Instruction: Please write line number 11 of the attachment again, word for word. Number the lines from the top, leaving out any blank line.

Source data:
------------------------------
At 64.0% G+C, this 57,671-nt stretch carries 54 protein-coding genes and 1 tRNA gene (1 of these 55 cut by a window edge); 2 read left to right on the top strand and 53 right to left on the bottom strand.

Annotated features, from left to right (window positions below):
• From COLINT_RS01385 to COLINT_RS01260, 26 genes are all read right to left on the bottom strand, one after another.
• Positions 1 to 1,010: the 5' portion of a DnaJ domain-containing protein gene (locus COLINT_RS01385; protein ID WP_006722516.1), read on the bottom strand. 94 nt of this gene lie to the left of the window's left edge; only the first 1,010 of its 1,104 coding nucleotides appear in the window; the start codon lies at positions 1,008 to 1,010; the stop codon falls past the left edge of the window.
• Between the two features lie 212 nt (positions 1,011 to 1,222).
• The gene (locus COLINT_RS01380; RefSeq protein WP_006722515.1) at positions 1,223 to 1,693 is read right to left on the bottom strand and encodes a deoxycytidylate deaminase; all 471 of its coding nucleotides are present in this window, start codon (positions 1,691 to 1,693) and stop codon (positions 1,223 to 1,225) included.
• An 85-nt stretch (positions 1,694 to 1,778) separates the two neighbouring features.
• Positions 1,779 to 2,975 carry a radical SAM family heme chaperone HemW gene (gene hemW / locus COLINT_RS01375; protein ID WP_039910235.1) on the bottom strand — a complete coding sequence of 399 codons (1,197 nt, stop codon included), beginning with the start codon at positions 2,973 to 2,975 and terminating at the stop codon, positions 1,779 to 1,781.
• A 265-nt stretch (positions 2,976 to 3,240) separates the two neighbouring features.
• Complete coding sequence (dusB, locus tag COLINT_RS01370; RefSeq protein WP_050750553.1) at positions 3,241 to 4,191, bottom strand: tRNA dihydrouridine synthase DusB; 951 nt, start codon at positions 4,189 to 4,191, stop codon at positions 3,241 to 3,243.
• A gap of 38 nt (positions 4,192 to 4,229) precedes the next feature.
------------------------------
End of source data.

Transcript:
• A gap of 38 nt (positions 4,192 to 4,229) precedes the next feature.